The Eurozone comprises of Austria, Belgium, Cyprus, Estonia, Finland, France, Germany, Greece, Ireland, Italy, Latvia, Luxembourg, Malta, the Netherlands, Portugal, Slovakia, Slovenia, and Spain. Established in 1999, these countries have adopted a common currency called the ‘Euro’. ‘Euro’ itself was introduced as a single currency no later than 2002. By sharing a common currency, the countries follow common economic and fiscal policies. Monetary policy decisions are taken by the independent European Central Bank , also known as the ECB. Entry to join the eurozone is controlled by the so-called Eurogroup.
Greece’s bailout extension expires in May this year and its inclination towards the members of BRICS seems inevitable. For long, Greece’s economy has been bringing troubling news to the Eurozone. The EU members have time and again tried their best to keep Greece in the common currency zone but bailouts and downgrading has got the worse out of Greece. However, the debt crisis in Greece seems to only deepen and has taken a different turn with some new developments in the Greece’s strategy – mostly captured in the statements of Greek Defense minister, Panos Kammenos.
By the end of 2014, Greece owed “troika”(European Central Bank, the International Monetary Fund and the European Commission) €253.3bn. In 2014, many talks were doing the rounds of a possible exit of Greece from the Eurozone. With snap elections in January 2015, Greece is again put on a spot. There is a lot of speculation as to how things could change for Greece in case radical left-wing party Syriza wins. Sunday Elections for Greece could either make or break the future of Greece depending how the elected government handles rising tensions between the troubled nation and its creditors, Eurozone government and IMF.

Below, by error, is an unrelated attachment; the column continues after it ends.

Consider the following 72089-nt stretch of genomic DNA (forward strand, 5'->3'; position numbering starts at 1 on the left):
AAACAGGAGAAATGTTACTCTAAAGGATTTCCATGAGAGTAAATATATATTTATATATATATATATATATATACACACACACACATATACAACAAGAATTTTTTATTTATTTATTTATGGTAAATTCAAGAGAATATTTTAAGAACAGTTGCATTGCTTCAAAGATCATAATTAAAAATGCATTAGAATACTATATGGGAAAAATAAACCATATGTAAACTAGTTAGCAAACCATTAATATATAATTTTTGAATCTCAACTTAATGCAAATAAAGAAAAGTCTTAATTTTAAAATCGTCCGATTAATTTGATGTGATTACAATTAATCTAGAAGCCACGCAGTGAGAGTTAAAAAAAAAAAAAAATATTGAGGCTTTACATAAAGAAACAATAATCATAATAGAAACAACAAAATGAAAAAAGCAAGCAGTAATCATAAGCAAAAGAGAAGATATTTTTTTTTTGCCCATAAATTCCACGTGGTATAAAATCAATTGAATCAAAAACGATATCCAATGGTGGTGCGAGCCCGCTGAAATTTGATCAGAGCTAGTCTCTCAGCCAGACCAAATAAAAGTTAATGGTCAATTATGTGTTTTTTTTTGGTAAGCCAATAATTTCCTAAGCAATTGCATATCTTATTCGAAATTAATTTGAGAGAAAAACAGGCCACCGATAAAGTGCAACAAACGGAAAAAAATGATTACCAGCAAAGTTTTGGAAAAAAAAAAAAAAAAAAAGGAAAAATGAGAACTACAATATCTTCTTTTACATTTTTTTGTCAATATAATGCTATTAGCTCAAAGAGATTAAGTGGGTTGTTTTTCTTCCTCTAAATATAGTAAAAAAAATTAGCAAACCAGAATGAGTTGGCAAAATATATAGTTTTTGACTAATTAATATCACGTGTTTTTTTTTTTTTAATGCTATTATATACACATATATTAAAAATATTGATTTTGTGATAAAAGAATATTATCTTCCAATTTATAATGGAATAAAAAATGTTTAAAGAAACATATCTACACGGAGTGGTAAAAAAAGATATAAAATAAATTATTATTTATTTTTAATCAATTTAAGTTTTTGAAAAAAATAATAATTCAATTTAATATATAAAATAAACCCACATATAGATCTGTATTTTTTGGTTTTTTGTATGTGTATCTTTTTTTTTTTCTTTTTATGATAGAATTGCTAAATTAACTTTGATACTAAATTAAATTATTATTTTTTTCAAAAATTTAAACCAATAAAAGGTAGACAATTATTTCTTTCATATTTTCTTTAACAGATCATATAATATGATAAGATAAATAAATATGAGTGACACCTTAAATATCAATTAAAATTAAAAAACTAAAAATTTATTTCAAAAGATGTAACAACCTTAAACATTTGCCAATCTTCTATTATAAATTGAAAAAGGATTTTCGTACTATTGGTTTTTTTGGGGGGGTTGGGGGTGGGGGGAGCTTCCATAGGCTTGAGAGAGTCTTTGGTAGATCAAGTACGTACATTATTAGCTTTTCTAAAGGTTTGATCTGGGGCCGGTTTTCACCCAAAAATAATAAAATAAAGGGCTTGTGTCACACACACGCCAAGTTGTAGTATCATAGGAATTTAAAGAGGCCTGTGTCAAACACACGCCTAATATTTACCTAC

Banking Industry has evolved tremendously over a period of time. Nowadays, modern banking sector is doing away with its traditional methods and shifting focus to a more advanced and digitally connected network. While many countries are still struggling to get basic banking facilities, there are others that are growing not only in number but facing fierce competition from non-banks. As we all know, banking, in recent years, is not all about depositing and taking loans but much more.
Six years of the financial turmoil has given a reason for many debates, research, arguments, discussions and even research work to many. To many nothing has really changed, in fact to them, we might be looking at something more serious in 2015. The question that is important is whether there is any truth to the occurrence of second financial crisis or are we just in denial?
2015 will be a year that will test many emerging economies like Brazil, Russia and China. Advanced countries will take measures to revive past growths and try to remain in the race. Low oil prices will lower inflation in many economies but will raise concerns in many others.
On October 30, 2014 Paul Krugman wrote in New York Times ” Japan used to be a cautionary tale, but the rest of us have messed up so badly that it almost looks like a role model instead.” Japan’s economy has been in coma for the past 20 years and its revival has been the focus of many debates and case studies (and many criticisms). With promising reforms like Big Bang and Abenomics, it is important to check whether Japan has overcome some hurdles or whether the reforms proved to be a complete failure.